(June 14 official editorial of the Washington Examiner) June 14 is Flag Day and the commemoration should remind us that we need a unifying symbol now more than ever.

The American flag design, with its 13 stripes and (originally) 13 stars, was adopted on June 14, 1777, expressly as a symbol of 13 disparate colonies unifying as one, under a banner that stood for the Declaration of Independence’s celebration of liberty and universal rights. That declaration and that flag, along with the national anthem written in 1814, always stood for the aspirational best in this nation. They asked us, and ask us still, to point above and beyond any current flaws or divisions, in celebration of unalienable rights with a sense of sacred honor.

A nation that was founded to promote the best in human nature, even while itself being less than perfect, could work to be “more perfect,” with flag flying high and proudly in the knowledge that no other nation’s aspirations were as lofty. Nor, frankly, have most other nations come as close, as often, to realizing those ideals.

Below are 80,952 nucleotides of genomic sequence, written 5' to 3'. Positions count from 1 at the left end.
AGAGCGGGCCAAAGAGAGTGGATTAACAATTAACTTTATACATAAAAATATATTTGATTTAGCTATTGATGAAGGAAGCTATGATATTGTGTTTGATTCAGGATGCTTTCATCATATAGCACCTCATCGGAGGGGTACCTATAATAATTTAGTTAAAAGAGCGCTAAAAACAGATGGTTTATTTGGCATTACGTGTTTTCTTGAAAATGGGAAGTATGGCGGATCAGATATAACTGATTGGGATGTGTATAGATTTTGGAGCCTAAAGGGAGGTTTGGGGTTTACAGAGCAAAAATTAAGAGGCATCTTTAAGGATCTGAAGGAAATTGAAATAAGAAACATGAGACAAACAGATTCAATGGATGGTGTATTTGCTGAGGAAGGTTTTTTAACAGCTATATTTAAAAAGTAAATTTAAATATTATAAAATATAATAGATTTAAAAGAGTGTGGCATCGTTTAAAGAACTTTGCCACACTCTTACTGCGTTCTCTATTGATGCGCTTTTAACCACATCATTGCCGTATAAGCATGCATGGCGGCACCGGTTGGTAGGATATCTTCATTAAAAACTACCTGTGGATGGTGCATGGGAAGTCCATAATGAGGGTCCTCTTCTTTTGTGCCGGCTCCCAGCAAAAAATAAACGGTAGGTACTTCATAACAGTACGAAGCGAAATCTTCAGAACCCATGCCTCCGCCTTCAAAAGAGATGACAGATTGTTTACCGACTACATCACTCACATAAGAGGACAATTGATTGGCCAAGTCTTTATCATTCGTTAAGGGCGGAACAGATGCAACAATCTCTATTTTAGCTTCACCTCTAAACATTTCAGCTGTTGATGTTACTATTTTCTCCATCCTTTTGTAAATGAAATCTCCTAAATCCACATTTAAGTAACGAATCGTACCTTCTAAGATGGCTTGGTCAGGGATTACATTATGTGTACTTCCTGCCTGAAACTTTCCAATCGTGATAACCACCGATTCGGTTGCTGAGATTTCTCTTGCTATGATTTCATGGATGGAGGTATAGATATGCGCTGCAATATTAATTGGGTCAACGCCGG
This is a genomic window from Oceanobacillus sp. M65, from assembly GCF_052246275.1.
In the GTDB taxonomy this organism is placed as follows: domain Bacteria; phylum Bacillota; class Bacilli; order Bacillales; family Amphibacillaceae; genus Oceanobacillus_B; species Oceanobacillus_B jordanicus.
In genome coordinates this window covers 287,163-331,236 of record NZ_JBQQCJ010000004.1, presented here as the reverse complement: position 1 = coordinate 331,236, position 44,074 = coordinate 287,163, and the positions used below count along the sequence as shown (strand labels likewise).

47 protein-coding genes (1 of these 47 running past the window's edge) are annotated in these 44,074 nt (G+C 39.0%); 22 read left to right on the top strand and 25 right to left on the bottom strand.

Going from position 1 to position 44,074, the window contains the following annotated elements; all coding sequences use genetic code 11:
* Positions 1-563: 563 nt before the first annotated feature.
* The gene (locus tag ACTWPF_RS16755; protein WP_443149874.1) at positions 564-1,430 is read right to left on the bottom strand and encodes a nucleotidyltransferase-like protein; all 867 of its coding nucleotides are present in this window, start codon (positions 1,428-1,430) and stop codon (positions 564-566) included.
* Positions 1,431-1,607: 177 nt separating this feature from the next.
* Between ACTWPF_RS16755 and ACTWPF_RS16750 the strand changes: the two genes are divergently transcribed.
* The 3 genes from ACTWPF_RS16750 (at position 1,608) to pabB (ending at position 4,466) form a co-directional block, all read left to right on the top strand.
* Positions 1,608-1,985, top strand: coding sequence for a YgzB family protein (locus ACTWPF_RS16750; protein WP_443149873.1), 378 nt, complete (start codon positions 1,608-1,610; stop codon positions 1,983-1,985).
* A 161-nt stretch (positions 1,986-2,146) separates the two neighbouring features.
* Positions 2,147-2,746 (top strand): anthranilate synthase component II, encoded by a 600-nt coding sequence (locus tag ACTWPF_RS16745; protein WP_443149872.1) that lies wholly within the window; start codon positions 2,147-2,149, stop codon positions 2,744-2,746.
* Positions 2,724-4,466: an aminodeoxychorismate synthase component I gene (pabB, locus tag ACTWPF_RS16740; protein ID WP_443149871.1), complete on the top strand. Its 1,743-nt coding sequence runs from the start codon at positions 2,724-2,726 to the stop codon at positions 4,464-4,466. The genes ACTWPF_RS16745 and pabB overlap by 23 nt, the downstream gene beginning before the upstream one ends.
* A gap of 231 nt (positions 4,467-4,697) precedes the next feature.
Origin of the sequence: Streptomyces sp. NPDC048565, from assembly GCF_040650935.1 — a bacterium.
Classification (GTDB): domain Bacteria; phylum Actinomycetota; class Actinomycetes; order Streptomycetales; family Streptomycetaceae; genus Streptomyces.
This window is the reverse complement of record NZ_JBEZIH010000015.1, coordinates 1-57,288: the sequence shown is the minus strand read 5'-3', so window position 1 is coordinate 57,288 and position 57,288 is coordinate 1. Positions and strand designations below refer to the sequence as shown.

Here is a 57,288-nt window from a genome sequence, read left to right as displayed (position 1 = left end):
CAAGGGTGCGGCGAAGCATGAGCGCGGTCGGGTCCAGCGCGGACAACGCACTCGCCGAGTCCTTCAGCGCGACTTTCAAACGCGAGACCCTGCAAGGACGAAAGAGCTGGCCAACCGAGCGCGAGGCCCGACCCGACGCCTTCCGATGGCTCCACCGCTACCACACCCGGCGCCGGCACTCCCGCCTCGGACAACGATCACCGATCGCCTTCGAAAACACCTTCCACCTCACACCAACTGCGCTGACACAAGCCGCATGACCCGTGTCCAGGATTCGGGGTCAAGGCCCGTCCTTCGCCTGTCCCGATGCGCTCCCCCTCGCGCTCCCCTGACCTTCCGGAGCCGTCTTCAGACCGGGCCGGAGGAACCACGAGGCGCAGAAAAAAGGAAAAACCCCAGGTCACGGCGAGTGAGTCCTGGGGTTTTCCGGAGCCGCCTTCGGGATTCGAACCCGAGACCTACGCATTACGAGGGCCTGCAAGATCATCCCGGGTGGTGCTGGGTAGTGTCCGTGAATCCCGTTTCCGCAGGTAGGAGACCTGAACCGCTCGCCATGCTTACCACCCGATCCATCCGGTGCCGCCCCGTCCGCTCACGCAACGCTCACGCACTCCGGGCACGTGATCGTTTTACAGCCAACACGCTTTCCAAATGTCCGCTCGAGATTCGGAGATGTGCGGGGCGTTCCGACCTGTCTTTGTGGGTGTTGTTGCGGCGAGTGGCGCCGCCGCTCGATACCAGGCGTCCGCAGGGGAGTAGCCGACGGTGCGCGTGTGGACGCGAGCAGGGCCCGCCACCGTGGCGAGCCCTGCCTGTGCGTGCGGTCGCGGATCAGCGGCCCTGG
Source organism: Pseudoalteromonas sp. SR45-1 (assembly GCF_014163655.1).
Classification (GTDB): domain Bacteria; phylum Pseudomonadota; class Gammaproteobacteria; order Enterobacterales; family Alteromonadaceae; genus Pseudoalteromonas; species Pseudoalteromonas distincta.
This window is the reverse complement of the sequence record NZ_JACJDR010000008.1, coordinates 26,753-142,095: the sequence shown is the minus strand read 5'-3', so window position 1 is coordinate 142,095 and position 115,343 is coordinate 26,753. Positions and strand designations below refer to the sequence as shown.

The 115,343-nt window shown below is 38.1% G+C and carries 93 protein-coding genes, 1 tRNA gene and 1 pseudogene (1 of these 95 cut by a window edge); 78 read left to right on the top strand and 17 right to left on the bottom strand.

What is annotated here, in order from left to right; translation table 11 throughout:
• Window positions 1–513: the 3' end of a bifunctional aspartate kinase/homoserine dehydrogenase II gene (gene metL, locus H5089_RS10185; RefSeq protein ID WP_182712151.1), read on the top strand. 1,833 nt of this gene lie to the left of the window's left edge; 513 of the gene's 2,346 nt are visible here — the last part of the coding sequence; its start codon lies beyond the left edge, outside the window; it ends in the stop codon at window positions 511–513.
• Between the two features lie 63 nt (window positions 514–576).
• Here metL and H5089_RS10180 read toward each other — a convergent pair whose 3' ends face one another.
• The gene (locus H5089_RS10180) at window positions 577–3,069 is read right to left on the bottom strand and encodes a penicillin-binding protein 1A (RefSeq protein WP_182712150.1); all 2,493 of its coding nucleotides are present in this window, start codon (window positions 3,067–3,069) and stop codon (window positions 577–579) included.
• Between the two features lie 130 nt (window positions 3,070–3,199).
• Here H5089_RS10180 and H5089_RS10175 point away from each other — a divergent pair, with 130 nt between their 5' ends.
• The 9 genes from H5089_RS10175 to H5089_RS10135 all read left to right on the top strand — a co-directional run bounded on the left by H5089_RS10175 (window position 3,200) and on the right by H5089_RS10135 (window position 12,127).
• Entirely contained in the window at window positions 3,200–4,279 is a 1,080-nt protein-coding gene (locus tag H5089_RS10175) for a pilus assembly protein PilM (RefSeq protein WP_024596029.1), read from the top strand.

It’s unfortunate that New Orleans Saints quarterback Drew Brees was forced to apologize for making perfectly acceptable comments about what the national anthem and the flag meant to him. But his comments are worth highlighting.

The flag, he said, reminds us we should “try to make our country and this world a better place….

He continued: “Not just those in the military, but for that matter, those throughout the civil rights movements of the ’60s and all that has been endured by so many people up until this point….”

That is what the United States always has done: Work for higher things. Higher things, such as liberty. Equality under the law. Procedural guarantees in the course of justice. And, not less, unity of basic purpose: Out of many, one….

[Those are excerpts of a whole which holds together better than those parts. Please read the whole thing at this link.]


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